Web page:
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At a minimum, residents should have the following experience over the course of 4 years:
  • Body: 24 weeks
  • Chest: 12 weeks
  • Cardiac: 4 weeks
  • MSK: 12 weeks
  • Neuro: 12 weeks
  • Breast: 12 weeks
  • Nuclear Medicine: 16 weeks
  • Pediatrics: 12 weeks
  • Interventional: 8 weeks
  • Night Float: 16 weeks
  • VA ER: 4 weeks
  • AIRP: 4 weeks

Nuclear Medicine Pathway: If selected for this track esidents in this pathway will have 8 additional months of nuclear medicine mostly in the R4 year.

Global Health Track: This track is intended for residents interested in becoming engaged and active in the fight to decrease local to global healthcare inequities as they relate to imaging.


interior of a conference space

George Leopold Club: Named after a former department chair and an avid educator, Leopold Club is a cherished tradition in which first year residents learn the fundamentals of radiology from subspecialty attendings. The curriculum reviews the entire Brant and Helms' Fundamentals of Diagnostic Radiology in a weekly relaxed small group setting.

Megaconference: Every Monday morning starts with hour-long resident lectures from 7:00-10:00 am. These lectures include faculty-led core didactic lectures, interactive case-based conferences, and a comprehensive radiology physics curriculum to develop a foundation for residents' training. CORE lectures, focused on ABR Core examination preparation, are scheduled throughout the year during megaconference.

Noon Conference: Every Tuesday through Friday, residents participate in a noon conference led by radiology faculty, periodically "hot seat"-style, giving residents the opportunity to discuss challenging cases in front of their peers.

CQI (Continuous Quality Improvement) Conference: Once per month, teaching cases and "good calls" from residents and fellows on the evening and night float rotation are presented by residents and faculty. This reinforces continuous quality improvement and offers guidance and valuable teaching pearls for the other residents while rewarding residents for "good calls."

Journal Club: Once per month, residents lead discussions about peer-reviewed research and hot topics in the current literature.

Grand Rounds: The radiology department gathers twice monthly for departmental grand rounds. The grand rounds curriculum is designed to expose radiology faculty and trainees to a variety of current and relevant topics and includes renowned speakers from other institutions, non-radiology UCSD faculty, and current or former UCSD radiology faculty members.

Teaching opportunities: Residents and fellows on body, musculoskeletal, neuroradiology, and interventional radiology rotations present interesting cases at section-specific weekly case conferences, giving residents the opportunity to learn from and teach their peers. Occasionally residents also present at multidisciplinary tumor boards at all of our clinical sites, allowing them to gain perspectives from a variety of subspecialists. The chest radiology rotation at the VA Medical Center provides a unique opportunity for first year radiology residents to teach internal medicine interns as they take turns in the "hot seat" reading chest radiographs. Residents also frequently have the opportunity to lecture and mentor medical students as they rotate through our department.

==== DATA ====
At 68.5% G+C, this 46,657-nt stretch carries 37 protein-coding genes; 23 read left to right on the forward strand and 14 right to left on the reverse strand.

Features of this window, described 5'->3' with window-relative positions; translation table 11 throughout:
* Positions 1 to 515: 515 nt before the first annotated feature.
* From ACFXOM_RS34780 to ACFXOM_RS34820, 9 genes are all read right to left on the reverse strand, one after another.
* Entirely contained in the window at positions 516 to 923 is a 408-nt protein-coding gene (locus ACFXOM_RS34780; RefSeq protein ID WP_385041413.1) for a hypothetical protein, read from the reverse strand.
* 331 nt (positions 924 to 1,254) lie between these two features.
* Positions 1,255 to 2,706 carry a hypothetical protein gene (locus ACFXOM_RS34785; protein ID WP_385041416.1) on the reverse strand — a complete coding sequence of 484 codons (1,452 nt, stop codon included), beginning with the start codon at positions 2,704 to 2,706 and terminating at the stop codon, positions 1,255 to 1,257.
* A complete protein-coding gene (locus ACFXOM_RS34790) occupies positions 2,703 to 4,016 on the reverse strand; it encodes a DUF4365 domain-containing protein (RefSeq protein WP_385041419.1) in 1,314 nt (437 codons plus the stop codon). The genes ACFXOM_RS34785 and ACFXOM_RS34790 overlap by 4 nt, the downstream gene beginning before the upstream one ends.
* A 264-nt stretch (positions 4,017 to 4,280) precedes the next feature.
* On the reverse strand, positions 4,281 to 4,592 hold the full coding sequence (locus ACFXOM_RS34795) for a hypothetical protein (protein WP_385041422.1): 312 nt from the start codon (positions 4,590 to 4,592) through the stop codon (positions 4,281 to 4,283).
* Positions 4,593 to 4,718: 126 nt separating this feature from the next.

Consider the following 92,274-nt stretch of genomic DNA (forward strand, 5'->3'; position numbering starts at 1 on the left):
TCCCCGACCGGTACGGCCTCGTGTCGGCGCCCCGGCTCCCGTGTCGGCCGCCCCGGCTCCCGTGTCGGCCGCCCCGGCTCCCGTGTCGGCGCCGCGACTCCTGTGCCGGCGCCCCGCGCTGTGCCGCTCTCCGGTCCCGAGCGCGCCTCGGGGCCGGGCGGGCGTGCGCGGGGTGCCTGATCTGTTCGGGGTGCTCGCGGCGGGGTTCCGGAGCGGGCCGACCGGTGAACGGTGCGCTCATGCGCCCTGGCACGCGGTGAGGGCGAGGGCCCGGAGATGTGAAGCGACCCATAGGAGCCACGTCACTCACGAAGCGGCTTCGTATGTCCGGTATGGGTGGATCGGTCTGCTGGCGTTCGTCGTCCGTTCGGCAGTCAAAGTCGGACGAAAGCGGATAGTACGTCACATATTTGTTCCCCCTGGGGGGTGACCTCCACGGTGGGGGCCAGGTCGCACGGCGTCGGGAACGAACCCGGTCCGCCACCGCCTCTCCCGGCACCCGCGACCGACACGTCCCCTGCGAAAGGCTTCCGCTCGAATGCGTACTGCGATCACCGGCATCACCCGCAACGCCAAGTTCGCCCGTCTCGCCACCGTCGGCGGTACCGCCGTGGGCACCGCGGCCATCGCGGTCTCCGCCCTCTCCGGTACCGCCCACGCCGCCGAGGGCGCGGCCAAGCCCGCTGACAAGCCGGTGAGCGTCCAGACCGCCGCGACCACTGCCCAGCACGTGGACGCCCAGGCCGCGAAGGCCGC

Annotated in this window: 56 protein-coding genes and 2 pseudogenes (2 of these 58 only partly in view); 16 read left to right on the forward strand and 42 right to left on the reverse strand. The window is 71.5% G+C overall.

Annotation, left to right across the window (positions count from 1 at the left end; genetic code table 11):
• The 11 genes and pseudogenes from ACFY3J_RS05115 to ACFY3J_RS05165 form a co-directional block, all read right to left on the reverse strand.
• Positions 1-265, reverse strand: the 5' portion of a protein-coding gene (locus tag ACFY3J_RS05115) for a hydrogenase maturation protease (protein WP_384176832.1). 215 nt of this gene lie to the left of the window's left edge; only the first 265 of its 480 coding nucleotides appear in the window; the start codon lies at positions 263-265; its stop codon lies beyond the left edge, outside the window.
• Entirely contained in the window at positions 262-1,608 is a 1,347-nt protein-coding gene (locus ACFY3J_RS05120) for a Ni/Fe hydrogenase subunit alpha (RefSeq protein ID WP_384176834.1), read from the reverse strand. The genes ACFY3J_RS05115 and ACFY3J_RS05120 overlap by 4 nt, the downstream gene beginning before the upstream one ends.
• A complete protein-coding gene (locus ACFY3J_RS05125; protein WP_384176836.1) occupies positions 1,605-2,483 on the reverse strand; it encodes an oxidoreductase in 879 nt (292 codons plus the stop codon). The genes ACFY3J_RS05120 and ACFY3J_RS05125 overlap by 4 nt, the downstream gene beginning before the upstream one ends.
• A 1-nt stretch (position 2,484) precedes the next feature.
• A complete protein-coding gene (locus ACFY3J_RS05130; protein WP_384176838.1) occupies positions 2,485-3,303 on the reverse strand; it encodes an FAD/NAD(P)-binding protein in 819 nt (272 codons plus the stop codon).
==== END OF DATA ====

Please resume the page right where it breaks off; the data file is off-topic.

Physics: The physics curriculum is integrated into weekly megaconference with lectures given by medical physicists and nuclear medicine-trained radiologists following The Essential Physics of Medical Imaging by Bushberg.

Core Exam preparation: Months prior to the ABR Core Exam, radiology faculty provide an intensive board review lecture series for third year residents. Residents also have free access to the UCSD Radiology Review Course in Coronado, California and are provided a stipend to attend AIRP during their third year.

Wellness: The wellness curriculum, which includes guest lectures from UCSD and visiting faculty, is offered during the weekly megaconference.

Call Structure

Weekend and Holiday Call: Weekend and holiday call typically begins in July of second year (R2) with residents taking subspecialty call at UCSD and general call at the VA. There is always an in-house attending for each section at both locations. The majority of weekend and holiday call takes place during second year.

ER-PM/Night Float/VA ER: The night float and evening rotations generally begin in December of second year (R2) and include UCSD evening, UCSD night float, and VA evening shifts. At UCSD, three residents cycle through three supervised ER-PM (evening) shifts alongside a fellow and an attending, three independent night float shifts, and three days off. During night float, there is always a backup attending on call for each subspecialty and a teleradiology service for STAT preliminary attending reports. At the VA, a resident on a separate rotation, VA ER, reads the evening studies.

Interventional Radiology Call: DR residents take one week of call when rotating on IR, typically "buddy call" during their first year and independent call as a senior resident.


Four weeks of paid vacation are offered per year. Additional leave for illness, family medical emergencies, or maternity/paternity may be taken according to written policy in the UCSD House Officer Policy and Procedure page. Also, whenever you step out of the hospital, you're basically on vacation in San Diego!